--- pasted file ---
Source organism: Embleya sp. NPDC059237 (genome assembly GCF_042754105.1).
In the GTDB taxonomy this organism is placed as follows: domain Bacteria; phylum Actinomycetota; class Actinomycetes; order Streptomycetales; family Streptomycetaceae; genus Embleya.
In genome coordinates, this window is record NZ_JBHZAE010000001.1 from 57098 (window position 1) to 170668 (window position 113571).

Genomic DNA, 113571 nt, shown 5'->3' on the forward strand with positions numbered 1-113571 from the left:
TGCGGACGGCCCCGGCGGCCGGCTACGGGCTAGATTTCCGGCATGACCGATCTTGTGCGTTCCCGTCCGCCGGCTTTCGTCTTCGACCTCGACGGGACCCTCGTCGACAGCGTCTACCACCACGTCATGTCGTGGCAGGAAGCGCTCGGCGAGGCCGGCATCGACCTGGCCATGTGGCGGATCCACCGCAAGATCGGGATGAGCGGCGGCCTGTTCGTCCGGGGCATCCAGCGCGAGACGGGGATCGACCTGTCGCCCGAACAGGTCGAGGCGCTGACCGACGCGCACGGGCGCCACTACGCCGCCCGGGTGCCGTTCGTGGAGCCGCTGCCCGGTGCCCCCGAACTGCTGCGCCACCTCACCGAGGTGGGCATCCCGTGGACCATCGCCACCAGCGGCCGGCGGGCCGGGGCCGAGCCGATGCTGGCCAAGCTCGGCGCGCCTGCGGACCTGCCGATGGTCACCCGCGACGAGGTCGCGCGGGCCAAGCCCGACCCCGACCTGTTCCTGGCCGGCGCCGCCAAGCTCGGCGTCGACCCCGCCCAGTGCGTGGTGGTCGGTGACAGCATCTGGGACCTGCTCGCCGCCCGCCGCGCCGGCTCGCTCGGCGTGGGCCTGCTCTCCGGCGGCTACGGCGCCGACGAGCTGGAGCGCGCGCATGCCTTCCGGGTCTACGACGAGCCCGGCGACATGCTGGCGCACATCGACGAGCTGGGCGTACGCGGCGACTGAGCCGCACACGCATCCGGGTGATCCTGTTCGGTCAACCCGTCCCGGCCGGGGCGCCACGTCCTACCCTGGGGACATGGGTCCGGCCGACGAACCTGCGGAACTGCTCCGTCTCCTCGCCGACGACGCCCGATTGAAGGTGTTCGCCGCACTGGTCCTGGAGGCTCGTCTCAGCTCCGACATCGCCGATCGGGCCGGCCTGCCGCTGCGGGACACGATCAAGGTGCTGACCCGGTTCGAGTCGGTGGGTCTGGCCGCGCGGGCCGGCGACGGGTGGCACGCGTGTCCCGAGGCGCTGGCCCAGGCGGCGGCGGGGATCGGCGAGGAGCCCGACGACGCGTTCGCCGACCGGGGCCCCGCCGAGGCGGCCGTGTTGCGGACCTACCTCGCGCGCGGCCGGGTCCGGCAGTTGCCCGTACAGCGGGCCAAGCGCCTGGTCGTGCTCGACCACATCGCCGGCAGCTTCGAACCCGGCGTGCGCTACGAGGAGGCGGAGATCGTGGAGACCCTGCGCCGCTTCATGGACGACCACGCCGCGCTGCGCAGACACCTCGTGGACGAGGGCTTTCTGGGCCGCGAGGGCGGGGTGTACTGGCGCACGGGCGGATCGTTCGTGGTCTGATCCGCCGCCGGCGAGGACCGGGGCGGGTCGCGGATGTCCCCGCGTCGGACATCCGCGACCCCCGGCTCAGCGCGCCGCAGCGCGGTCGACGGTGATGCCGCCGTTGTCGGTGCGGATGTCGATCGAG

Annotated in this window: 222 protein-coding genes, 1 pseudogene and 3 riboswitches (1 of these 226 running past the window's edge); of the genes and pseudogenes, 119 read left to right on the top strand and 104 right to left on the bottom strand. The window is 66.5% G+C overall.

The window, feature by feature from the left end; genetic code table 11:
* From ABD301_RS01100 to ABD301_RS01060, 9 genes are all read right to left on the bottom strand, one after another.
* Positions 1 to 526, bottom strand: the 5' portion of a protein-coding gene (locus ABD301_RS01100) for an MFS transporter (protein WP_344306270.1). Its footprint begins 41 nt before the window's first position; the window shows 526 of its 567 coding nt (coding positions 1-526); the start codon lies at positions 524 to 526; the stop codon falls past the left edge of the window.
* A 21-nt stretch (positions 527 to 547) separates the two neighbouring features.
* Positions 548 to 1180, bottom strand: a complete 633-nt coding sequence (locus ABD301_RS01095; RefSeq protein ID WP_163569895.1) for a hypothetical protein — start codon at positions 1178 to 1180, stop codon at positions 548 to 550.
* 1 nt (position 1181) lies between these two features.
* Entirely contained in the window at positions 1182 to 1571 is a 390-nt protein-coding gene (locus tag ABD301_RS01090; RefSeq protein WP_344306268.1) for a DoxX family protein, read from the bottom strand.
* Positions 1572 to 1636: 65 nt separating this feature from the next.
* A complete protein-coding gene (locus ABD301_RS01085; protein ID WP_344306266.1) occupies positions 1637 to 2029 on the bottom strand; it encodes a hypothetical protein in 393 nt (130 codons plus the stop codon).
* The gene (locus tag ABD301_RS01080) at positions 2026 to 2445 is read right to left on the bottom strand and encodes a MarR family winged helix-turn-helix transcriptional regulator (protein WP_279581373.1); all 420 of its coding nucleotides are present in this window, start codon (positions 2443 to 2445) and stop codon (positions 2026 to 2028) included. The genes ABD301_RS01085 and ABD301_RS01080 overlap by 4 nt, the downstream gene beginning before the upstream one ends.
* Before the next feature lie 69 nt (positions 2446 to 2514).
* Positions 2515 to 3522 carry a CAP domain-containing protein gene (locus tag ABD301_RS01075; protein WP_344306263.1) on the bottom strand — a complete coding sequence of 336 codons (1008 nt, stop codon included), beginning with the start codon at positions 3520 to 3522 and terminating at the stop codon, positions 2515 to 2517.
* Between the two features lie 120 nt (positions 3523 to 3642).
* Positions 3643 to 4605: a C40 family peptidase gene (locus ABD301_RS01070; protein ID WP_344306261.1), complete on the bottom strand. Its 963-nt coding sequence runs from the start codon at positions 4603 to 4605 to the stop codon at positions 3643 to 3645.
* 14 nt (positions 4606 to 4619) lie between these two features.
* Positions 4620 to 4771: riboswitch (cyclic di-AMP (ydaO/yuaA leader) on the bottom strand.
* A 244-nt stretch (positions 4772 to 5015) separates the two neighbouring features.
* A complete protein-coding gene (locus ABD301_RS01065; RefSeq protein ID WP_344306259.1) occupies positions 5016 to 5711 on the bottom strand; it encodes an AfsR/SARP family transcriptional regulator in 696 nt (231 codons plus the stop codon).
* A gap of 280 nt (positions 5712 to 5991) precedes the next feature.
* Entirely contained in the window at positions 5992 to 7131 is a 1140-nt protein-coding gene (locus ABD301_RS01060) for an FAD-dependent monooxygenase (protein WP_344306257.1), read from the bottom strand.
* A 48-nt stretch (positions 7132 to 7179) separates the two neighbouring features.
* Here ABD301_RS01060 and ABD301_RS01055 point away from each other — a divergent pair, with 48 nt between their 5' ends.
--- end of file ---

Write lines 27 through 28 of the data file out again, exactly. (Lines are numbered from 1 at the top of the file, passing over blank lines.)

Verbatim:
* A 48-nt stretch (positions 7132 to 7179) separates the two neighbouring features.
* Here ABD301_RS01060 and ABD301_RS01055 point away from each other — a divergent pair, with 48 nt between their 5' ends.